Tsuga canadensis ‘Pendula’ – Fans of hemlocks who don’t have enough room to grow these large, stately trees, should turn to weeping hemlocks instead. Smaller in stature (5 feet tall with a 10-foot spread) and with downward growing branches, weeping hemlocks are a wonderful alternative for smaller gardens. Evergreen and thriving in average soils and full to partial shade, weeping hemlocks produce small, brown cones. Their shape and form are dependent on training and pruning received when the tree is young. ‘Sargentii’ is another weeping hemlock cultivar name often seen in the trade. Hardy to -30° F.
Weeping blue atlas cedar
Cedrus atlantica ‘Glauca’ – A striking specimen, the blue atlas cedar is likely to generate more questions from garden visitors than any other plant you grow. Clusters of blue needles occur in tuft-like groups along the stems. Hardy to -10° F, blue atlas cedars reach 60 feet in height with an incredible, arching spread up to 40 feet. Evergreen with long, spreading branches, these weeping trees age into the most incredible specimens. The boughs drape to the ground to create a curtain-like appearance.
Deciduous weeping trees
Weeping birch trees
Betula pendula ‘Youngii’ – A gorgeous small tree, Young’s weeping birch forms a mound of foliage atop its trunk which can be trained to be contorted. Cold tolerant to -50° F, these deciduous weeping trees are neither slow nor fast growing. They reach 10 feet tall and 15 feet wide. Small, yellow catkins are produced in the spring, causing the bare branches to be covered in fuzzy, non-showy blooms. Young’s weeping birch are often grafted to produce an umbrella-like structure. The pendulous branches can grow all the way down to the ground. The green leaves are teardrop-shaped, and they turn a lovely yellow in the autumn.
Weeping katsura tree
Cercidiphyllum japonicum ‘Pendula’ – If you asked me to pick a favorite of all the weeping trees, the weeping katsura would be it. In the autumn, when this striking tree’s leaves are a golden yellow and dropping to the ground, it emits the most wonderful warm caramel smell. Hardy to -30° F and reaching a height of 25 feet, weeping katsura doesn’t mind tough soils, though it does typically have a shallower root system than other trees. Katsura trees are either male or female. Though the flowers are fairly non-descript, they are red on male trees and green on females. The leaves have a bluish tinge and are a round-oval in shape. ‘Pendula’ is a grafted weeping tree that has a cascading canopy of branches that reach all the way to the ground.
Weeping beech tree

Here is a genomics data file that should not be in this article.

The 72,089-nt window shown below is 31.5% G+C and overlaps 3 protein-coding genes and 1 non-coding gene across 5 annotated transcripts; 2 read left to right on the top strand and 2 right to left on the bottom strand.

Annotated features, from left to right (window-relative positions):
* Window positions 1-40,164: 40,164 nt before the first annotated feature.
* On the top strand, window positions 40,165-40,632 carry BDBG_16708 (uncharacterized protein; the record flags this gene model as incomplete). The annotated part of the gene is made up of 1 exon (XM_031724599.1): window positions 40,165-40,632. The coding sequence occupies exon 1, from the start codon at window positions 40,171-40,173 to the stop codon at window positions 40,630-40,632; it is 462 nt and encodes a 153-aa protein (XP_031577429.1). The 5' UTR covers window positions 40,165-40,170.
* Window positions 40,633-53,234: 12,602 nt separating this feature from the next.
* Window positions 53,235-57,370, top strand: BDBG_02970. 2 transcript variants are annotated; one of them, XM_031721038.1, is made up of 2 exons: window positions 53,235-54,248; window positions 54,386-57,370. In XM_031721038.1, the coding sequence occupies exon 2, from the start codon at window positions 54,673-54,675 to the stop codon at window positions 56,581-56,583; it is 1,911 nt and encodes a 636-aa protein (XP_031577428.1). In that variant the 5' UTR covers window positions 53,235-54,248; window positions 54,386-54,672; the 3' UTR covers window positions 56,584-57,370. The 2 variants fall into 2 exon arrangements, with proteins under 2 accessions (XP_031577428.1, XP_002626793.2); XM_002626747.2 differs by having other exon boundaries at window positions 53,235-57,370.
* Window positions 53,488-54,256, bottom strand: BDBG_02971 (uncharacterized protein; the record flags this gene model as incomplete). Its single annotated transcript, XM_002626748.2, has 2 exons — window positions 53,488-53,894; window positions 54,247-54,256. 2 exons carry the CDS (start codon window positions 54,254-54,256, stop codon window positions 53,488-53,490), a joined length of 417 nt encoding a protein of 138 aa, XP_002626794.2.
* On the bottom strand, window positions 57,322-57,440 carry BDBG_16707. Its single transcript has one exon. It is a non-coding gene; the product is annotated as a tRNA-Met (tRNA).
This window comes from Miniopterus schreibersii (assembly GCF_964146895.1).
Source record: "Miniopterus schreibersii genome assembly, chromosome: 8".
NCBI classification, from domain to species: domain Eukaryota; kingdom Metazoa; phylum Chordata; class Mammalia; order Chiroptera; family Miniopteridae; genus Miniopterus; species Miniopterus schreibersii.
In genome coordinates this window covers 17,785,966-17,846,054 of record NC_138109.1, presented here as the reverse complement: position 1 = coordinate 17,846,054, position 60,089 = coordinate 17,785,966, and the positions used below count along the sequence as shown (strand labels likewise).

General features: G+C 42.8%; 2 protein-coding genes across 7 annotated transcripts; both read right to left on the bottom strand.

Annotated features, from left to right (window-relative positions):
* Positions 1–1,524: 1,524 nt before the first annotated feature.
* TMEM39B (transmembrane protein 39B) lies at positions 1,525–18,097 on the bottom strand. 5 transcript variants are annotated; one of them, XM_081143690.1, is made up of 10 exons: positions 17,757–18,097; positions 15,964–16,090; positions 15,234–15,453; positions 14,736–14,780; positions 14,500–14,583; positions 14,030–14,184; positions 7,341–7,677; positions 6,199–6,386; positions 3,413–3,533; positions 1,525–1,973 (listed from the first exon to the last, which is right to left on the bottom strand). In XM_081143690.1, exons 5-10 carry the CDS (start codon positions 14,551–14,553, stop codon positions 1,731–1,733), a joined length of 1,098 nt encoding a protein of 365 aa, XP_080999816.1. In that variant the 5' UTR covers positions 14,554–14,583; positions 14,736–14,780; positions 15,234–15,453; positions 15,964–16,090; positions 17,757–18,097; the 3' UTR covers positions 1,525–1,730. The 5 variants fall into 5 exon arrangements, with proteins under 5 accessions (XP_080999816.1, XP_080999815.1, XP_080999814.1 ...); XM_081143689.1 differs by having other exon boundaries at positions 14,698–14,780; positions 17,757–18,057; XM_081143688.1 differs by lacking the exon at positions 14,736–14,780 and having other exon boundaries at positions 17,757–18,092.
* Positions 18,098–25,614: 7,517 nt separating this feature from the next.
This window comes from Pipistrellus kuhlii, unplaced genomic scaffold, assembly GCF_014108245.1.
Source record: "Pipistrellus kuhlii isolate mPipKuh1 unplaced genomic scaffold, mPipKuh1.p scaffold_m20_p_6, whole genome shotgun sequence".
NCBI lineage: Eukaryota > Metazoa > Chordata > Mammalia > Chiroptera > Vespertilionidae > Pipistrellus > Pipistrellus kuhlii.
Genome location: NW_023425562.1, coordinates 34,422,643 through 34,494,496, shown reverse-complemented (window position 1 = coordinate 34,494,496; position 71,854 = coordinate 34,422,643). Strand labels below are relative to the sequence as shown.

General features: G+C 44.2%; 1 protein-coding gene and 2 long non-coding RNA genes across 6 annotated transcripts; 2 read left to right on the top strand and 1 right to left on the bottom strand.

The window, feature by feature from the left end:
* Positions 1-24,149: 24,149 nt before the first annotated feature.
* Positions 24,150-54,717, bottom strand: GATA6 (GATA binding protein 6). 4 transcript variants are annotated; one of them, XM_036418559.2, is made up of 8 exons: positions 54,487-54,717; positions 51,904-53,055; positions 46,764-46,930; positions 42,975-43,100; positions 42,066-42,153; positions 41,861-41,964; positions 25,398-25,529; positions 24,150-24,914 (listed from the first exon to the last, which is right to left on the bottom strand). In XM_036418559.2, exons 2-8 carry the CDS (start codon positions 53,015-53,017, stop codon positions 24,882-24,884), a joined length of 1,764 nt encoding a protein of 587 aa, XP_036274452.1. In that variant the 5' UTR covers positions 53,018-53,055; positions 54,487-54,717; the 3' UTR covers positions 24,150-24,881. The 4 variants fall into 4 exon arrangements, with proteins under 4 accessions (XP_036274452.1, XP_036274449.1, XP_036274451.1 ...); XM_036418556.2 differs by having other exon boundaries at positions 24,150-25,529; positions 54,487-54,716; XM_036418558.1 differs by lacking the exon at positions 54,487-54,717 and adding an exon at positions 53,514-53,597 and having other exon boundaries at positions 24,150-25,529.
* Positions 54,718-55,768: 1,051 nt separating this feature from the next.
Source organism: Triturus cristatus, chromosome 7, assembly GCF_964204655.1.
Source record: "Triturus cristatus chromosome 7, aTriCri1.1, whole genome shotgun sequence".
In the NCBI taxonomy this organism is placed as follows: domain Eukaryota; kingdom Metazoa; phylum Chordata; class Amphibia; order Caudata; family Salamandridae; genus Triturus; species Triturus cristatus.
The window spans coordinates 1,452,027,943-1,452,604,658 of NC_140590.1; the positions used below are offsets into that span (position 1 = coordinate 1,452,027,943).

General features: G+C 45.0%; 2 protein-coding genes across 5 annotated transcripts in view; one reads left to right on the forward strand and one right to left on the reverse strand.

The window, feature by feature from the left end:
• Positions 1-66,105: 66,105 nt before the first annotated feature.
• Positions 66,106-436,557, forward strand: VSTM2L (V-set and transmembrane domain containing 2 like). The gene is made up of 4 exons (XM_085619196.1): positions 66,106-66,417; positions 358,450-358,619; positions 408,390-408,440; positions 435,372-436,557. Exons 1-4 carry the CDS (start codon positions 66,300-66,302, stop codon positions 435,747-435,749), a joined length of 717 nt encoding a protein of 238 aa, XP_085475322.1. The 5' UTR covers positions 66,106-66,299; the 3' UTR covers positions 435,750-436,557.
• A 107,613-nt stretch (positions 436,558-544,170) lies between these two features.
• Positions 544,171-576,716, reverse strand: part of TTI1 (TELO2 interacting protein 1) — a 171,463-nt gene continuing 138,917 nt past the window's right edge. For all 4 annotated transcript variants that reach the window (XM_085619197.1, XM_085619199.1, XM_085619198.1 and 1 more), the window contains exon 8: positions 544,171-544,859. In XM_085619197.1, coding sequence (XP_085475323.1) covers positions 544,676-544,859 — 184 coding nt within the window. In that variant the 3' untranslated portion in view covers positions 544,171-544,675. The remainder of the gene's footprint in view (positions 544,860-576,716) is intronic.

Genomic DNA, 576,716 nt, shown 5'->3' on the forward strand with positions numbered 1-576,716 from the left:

Fagus sylvatica ‘Pendula’ – Perfect weeping trees for children’s gardens and large, open areas, weeping beech trees grow to 50 feet in height with a spread up to 40 feet. Stately and elegant, weeping beech trees create a dramatic focal point. At maturity, their mushroom-shaped canopy covers a large area around the trunk, making them an excellent hiding spot or “playhouse” for kids. A cultivar of a European native, you’ll see lots of variation in shape and form. Some specimens have an upright central trunk and others have a broad, spreading growth habit. Hardy to -30° F. The flowers are not showy.
Weeping Japanese maple
Acer palmatum var. dissectum ‘Crimson King’ – This Japanese maple variety has a mound-forming, weeping growth habit with branches that arch from the trunk down to the ground. There are many varieties of Japanese maples with a similar growth habit, but I’m very fond of ‘Crimson King’ for its maroon, finely serrated leaves that turn a brilliant scarlet in the fall. ‘Crimson Queen’ is another great choice. In warm regions, choose a slightly shaded area. In cooler climes, opt for full sunlight. Hardy to -20° F. Maximum height of 8 to 10 feet. Here’s a great article on pruning Japanese maples.
Weeping trees white willow
Salix alba ‘Tristis’ – This cultivar of white willow has bright yellow twigs and a beautiful weeping growth habit. Like many other willows, this weeping tree variety prefers moist soils. In fact, it’s a great choice for wet, low-lying areas where other trees won’t grow. Full sun is best. Give these weeping trees plenty of room; they grow very large (up to 75 feet tall). Hardy to -30° F and native to Europe, weeping white willow has slender leaves and branches that are pendulous and narrow. The flowers are not showy. Their texture in the landscape is wispy and soft.
Larix decidua ‘Pendula’ – Larch is unique in that it’s a needled deciduous tree. Tufts of green needles occur along its pendulous branches. In the autumn, the needles turn a bright yellow and then drop from the plant. Weeping larch survive winters down to -40° F. They are fast growing and can be trained into unique shapes and forms. Japanese weeping larch (Larix kaempferi ‘Pendula’) is another great choice. With a soft look and a tall, mound-like structure, weeping larch are real showstoppers. Reaches 8 to 12 feet tall and 10 feet wide.
***If you’re interested in learning more about exceptional trees and shrubs for your landscape, we recommend Shrubs & Hedges by Eva Monheim and Dirr’s Encyclopedia of Trees and Shrubs by Michael Dirr.
For more information about landscaping your yard, please visit the following posts:
– Narrow Trees for Small Yards
– Trees with Peeling Bark
– Flowering Shrubs for Shade
– Small Flowering Trees
– Low Maintenance Shrubs
– Early-flowering Shrubs for the Garden